64% of Gen Z’s are more likely than other generations to trust (somewhat or completely) the content on mobile apps from brands, as well as text messages from brands (Source: Grail Research)
22% of surveyed Gen Z consumers say they trust (somewhat or completely) posts by companies or brands on social networking (Source: Forrester Research)
34% want brands to reach them on social media and only 13% want to be contacted through snail mail (Source: Deep Focus)
To capture Gen Z’s attention, brands are experimenting with live streaming content. (Source: Joeri Van den Bergh, InSites Consulting – CTAM Think 2016)
Despite shorter attention spans, long format can still win with unskippable online ads that are fun and creative. (Source: Joeri Van den Bergh, InSites Consulting – CTAM Think 2016)
Gen Z is more tolerant of gender and race than any other generation causing brands to shift to match these ideals (e.g. Disney princesses have changed into strong, powerful and less girl individuals, taking on masculine roles and solving problems for themselves). (Source: Joeri Van den Bergh, InSites Consulting – CTAM Think 2016)
Gen Z is the “me” economy and want to do it themselves, so hyper-personalization is desired to give Gen Z consumers the ability to participate with brands they love. (Source: Joeri Van den Bergh, InSites Consulting – CTAM Think 2016)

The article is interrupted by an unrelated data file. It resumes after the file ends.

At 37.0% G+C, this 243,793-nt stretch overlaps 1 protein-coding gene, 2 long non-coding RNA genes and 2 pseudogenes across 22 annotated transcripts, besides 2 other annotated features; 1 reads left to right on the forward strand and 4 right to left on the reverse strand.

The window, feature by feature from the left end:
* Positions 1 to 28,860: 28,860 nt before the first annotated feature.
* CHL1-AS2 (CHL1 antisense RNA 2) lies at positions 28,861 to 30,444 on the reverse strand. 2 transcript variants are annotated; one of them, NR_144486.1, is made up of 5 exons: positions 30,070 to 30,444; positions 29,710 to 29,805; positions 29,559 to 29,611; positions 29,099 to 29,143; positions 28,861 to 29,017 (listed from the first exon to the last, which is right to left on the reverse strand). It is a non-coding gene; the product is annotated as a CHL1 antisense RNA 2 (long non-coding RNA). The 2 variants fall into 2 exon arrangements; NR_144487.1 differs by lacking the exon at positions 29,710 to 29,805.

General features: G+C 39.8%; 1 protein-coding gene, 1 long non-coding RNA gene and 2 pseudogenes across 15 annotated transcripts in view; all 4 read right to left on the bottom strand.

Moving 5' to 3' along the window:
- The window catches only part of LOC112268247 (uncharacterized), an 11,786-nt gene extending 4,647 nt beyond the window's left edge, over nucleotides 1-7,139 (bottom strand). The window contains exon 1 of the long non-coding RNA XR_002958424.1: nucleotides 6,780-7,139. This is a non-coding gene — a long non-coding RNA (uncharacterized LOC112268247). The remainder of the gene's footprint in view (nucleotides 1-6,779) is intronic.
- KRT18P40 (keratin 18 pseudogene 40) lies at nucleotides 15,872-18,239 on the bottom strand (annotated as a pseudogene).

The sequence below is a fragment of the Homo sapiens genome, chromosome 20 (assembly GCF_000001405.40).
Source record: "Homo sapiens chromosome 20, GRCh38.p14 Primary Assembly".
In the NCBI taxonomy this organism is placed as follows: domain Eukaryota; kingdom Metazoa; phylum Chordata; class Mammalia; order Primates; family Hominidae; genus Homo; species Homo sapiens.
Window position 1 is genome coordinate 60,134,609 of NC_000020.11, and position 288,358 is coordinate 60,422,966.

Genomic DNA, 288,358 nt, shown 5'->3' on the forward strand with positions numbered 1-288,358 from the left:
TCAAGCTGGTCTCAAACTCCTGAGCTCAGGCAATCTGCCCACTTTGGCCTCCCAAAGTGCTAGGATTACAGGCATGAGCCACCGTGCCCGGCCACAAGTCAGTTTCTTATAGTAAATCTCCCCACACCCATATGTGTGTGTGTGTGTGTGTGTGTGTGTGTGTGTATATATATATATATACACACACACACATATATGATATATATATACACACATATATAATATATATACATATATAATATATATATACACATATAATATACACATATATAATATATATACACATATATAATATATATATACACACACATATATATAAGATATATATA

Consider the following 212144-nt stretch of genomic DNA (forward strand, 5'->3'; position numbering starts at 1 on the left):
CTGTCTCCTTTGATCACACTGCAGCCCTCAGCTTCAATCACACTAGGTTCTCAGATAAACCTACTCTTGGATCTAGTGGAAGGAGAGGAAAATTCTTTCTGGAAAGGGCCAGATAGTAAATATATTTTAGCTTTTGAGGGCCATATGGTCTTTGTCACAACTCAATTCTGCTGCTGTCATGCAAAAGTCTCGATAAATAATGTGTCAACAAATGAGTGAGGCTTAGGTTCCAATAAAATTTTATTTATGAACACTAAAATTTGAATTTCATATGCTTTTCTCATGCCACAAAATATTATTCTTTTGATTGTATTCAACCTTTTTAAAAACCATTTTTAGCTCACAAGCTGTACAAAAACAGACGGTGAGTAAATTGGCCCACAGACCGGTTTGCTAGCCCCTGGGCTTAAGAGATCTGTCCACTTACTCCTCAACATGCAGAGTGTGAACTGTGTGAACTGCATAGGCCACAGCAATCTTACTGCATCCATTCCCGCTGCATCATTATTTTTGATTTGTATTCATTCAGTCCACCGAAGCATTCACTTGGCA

Imperfect suddenly becomes perfect – perfection is boring, as Gen Z is looking for authenticity. (Source: Joeri Van den Bergh, InSites Consulting – CTAM Think 2016)
More tolerant than Millennials of demographic diversity
They are more ethnically and culturally diverse
Less likely to subscribe to traditional gender roles
Decreased brand loyalty
Shifting purchasing habits
Increased spending power (By 2020, they will make up 40% of consumers in the U.S., Europe and BRIC countries, and 10% in the rest of the world.)
But, interestingly…they are more frugal
Expect the brands they interface with to use sophisticated technology, but…
They do not want to be tracked and they want to retain control over their own data. 25% of 13-17 year old Facebook users left in 2014; drawn to incognito media.
Meet The Xennials (1977 – 1983)
This micro generation includes those born between 1977 and 1983 – a mix of people on the cusp of Gen X and Millennial demographics.
You Could Be a Xennial. Here’s How to Tell.
Source: USA Today
They are a mix of the pessimistic generation X and the optimistic Millennials.
Xennials spent their childhoods outside without the need to update social media (analog childhood).
They grew up in a time where landline phones were used to organize catch ups with friends, and people read the newspaper and watched the nightly news to keep up to date with current affairs.
They then came into the technology boom in their 20s, and are now tech-savvy (digital adulthood) being able to adopt in a selective way the new technologies with time to learn before being frazzled with kids.